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Business Beat

Business Beat

Kraffty Kitchen

Audrey Krafft whipped up her first batch of sugar-free cookie dough in December 2019 from the kitchen of a 5th wheel RV she and her husband, John, had been living in since the 2017 fires burned down John’s childhood property in Kenwood.

Krafft has been a cookie dough enthusiast since childhood, making it every week just to eat the dough and occasionally bake cookies for her family. But her true passion, maybe even obsession, was the dough. She discovered in her early 20s how too much sugar in her diet was affecting her sleep, skin, mood, and mental and physical health.

After finding out about the paleo diet, she was back in the kitchen, baking with new flours and natural sweeteners that were becoming more popular and available in supermarket chains. Fast forward about eight years to the rise of monk fruit and cassava flour, and healthy baking went from “good enough” to tasting like the real deal.

Krafft’s first batch of Kraffty Kitchen cookie dough was based off of her favorite childhood recipe, the one she made every week. The flavor was so amazing and nostalgic that she decided to share it with her community. She started incorporating her baked goods (made without sugar, gluten, or dairy) in her group nutrition coaching classes and even taught a sugar-free baking class at Ramekins in Sonoma in February 2020.

It was soon clear that there was a market for this, when the baking class was sold out and folks drove all the way from the Sacramento area to attend. Friends even started ordering her treats on a regular basis. And so it began.

Starting the business in a 5th-wheel trailer was not exactly scalable, so she eventually found a commissary kitchen in Santa Rosa where she could store her ingredients, bake in bulk using an industrial mixer, and keep the finished product refrigerated.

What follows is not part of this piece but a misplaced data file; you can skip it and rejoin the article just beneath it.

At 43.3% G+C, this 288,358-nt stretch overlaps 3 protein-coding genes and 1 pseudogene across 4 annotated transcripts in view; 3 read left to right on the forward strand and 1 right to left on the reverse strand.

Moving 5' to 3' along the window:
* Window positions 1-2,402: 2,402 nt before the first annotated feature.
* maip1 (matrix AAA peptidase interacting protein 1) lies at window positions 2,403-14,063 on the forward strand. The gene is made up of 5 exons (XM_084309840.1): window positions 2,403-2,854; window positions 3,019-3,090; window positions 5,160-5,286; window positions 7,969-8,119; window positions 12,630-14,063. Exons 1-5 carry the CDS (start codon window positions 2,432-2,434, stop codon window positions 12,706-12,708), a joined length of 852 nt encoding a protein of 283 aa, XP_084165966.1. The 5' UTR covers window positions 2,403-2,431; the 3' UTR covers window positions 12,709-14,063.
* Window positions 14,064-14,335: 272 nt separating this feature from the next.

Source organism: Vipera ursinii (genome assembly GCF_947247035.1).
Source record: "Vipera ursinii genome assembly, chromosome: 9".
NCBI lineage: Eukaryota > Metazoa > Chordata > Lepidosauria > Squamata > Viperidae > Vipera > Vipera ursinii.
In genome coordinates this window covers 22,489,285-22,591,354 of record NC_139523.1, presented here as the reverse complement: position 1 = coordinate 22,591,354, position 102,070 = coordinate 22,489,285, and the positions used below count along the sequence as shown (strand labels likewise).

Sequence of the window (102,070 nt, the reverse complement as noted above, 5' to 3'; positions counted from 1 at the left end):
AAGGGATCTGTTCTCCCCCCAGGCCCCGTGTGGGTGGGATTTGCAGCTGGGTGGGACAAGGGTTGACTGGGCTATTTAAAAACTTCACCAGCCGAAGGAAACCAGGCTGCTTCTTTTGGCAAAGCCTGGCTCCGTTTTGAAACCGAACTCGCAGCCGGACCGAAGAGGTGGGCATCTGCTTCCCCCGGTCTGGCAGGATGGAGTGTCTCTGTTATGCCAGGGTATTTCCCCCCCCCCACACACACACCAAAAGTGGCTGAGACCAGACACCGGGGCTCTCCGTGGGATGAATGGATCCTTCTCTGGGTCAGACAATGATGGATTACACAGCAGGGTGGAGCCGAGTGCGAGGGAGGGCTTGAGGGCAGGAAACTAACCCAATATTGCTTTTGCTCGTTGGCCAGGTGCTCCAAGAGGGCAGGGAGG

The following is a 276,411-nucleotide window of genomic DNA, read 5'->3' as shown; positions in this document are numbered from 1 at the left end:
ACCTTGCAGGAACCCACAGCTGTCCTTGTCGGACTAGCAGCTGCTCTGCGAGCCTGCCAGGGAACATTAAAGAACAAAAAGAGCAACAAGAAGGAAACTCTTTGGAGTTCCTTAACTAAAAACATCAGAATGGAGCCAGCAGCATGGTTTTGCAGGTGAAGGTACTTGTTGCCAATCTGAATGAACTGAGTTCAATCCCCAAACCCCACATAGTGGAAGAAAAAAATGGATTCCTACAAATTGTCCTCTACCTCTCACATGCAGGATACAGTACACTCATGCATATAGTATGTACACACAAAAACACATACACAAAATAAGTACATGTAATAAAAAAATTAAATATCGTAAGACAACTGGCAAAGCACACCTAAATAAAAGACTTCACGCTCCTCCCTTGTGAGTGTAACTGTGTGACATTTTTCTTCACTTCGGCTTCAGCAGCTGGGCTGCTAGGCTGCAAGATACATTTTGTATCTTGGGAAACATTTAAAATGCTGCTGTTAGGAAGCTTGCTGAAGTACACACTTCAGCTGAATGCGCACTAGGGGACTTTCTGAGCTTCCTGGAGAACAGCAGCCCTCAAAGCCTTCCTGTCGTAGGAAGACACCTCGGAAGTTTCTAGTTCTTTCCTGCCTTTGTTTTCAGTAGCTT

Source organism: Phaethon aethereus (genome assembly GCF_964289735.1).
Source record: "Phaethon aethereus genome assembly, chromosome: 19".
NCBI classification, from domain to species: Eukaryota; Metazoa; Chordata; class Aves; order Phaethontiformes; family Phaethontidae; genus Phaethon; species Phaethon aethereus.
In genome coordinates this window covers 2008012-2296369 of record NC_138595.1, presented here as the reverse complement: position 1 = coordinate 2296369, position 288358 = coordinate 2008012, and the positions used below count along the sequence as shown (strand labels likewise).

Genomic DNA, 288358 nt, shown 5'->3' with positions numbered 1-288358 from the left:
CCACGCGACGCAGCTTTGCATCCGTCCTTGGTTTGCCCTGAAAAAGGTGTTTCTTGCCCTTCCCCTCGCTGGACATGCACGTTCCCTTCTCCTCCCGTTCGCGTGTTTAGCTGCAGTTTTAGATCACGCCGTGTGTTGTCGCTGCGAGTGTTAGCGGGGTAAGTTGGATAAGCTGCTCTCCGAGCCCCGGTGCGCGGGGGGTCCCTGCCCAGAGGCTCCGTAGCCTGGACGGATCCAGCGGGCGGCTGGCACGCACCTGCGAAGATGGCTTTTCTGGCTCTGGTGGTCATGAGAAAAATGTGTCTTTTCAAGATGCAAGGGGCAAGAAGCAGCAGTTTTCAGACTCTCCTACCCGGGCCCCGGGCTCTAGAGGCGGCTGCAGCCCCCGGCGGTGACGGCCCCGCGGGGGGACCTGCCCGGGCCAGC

The permit she obtained, Processed Foods Registration, also required a professional kitchen so it was a no brainer.

Starting a business at the start of COVID may seem like a risky move, but it actually helped for a number of reasons. Everyone was craving sweets and comfort food just when meal deliveries took off in popularity and the community was eager to support local businesses. Kraffty Kitchen is now in its second year of operation and has five flavors: chocolate chip, oatmeal raisin, pumpkin snickerdoodle, matcha almond shortbread, and lemon. You can also find Kraffty Kitchen chocolate chip cookie dough in a few local markets in the area: Browns Valley Market in Napa, Baker & Cook in Sonoma, and Glen Ellen Village Market. Deliveries are available every week to parts of Sonoma, Napa, and Marin counties. All cookie dough is sugar free, grain free, gluten free, dairy free, egg free, non-GMO, paleo, keto and vegan. Order online at www.krafftykitchen.com.


Kraffty Kitchen cookie dough flavors from left, pumpkin snickerdoodle, oatmeal raisin, matcha almond shortbread and chocolate chip. They are presented on a bed of shredded and dyed issues of the Kenwood Press editions used as packing material for dough shipments.Photo by Paul Goguen

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